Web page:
The hardcore feminists, with their rigid orthodoxy when it comes to the “proper” way to refer to a lady, oops I meant “woman” hit the warpath again.. President Obama unwittingly walked into this fly trap of word choices, when he referred to Kamala Harris, CA’s attorney general as the “best-looking” attorney general in the country during a fundraising speech on April 4, 2013 (here). One would think that after the Clinton years, where the prominent feminist mouthpieces found new and creative semantic contortions to salvage Bill Clinton from the misogynist manure pile, their hypocrisy had reached its zenith. They feverishly worked to convince people that his behavior was not that of a “cad” (now there’s a word from the bygone days when “gentlemen” existed). Instead, the fault rested with right-wing haters who exposed Clinton’s private conduct. Now, President Obama for merely stating (what is obvious to any objective person ) that Kamala Harris is a beautiful woman got that feminist hornet’s nest buzzing in outrage and of course, President Obama quickly apologized for his choice of words. Despite the social conditioning from the feminist relics of the 60s, yes, people (and men in particular) still notice beautiful women and despite all the lip service to feminism, women spend plenty of time and money on their appearance and seeking male notice. President Obama noticed what is obvious and the shrill feminist response should make rational people laugh these tired old feminist harpies off the national stage. That a rather innocuous remark should illicit so much press and debate, demonstrates that the feminists will never be satisfied, as they keep demanding an ever-widening array of concessions and adherence to their evolving “code” of what they deem acceptable “gender neutral” living. Men and women really are not interchangeable parts in society, but on the serious sociological plane – they will always be different and those differences should not be the cause of so much angst.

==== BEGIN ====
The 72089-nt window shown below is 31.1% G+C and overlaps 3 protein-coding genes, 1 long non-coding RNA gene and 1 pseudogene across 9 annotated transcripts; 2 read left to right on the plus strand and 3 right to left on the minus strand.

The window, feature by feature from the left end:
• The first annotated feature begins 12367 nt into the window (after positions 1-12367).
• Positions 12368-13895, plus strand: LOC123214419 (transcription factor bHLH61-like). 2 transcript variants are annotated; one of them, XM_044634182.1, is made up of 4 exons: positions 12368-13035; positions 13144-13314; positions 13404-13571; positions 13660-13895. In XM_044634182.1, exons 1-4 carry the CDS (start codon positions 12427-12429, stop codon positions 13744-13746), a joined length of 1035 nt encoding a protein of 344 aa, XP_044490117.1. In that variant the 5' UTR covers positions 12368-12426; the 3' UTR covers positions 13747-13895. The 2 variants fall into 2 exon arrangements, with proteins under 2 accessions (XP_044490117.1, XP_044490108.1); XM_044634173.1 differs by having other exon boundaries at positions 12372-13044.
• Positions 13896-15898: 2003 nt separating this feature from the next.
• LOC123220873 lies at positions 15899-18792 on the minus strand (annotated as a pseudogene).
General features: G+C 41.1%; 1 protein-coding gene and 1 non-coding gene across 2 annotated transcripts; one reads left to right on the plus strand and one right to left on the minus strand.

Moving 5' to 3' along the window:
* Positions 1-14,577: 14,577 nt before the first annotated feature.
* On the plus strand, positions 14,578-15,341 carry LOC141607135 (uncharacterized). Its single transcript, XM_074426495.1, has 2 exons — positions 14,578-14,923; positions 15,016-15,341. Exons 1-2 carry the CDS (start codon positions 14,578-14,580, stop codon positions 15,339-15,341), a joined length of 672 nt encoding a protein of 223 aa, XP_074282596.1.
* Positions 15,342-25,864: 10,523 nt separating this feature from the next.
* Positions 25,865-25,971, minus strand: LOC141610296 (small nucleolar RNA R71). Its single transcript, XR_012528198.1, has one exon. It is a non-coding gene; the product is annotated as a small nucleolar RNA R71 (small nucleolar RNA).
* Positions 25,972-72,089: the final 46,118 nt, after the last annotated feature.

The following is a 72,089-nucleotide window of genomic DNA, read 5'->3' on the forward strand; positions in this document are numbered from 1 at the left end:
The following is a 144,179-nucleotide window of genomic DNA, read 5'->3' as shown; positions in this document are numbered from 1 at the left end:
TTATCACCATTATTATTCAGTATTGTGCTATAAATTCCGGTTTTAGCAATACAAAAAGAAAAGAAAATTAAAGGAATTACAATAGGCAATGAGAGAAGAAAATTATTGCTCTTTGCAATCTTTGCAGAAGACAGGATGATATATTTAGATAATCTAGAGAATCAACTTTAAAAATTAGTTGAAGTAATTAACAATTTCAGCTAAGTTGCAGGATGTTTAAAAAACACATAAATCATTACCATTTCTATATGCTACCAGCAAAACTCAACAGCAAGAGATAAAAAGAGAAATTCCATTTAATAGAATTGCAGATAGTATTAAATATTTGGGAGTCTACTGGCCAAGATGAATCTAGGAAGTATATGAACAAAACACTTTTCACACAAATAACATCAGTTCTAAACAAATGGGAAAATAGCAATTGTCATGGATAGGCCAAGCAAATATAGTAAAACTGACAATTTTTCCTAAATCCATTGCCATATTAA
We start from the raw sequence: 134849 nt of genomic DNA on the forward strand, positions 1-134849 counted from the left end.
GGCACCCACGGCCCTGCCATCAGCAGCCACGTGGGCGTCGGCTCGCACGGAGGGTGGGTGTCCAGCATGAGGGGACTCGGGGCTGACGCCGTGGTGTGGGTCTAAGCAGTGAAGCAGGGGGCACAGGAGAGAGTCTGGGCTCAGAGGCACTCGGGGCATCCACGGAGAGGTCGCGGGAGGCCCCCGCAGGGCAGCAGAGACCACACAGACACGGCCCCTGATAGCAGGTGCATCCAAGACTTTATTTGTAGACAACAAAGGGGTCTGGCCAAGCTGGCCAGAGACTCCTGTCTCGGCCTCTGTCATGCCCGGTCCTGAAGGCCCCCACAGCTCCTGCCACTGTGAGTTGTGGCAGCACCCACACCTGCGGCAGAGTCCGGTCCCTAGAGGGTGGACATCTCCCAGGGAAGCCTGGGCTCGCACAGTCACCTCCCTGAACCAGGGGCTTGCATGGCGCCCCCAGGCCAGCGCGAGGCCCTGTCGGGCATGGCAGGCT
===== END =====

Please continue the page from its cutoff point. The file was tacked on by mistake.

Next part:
In the same week, a Princeton graduate, Susan Patton, came under fire for writing an article urging Princeton’s female students to seriously think about marriage and finding their catch (future spouse) from the prospective pool of males who swim in the male undergraduate pond. (story here). Once again a feminist furor arose. How dare this woman suggest young women think about marriage, when career should be the defining role for these bright young women. Of course, in perfect timing with this Princeton uproar and President Obama’s alleged “sexist comment”, comes Hillary Clinton droning on about how the clock is turning back for women in America, in a speech at the Women In The World summit, April 5th, in New York (here is a news report from the Washington Examiner). Obviously she lives a life disconnected from the real world where many employers have shed full-time positions and opted to go with less of a benefit burden using part-time employees, as they await the full impact of Obamacare to hit their bottom line. She’s yammering for equal pay and paid family and medical leave benefits in this depressing job climate. Most women I know, unlike Chelsea and her friends that Hillary cites as her link to average women, want to keep the jobs they have, even if they are working well under their educational qualifications.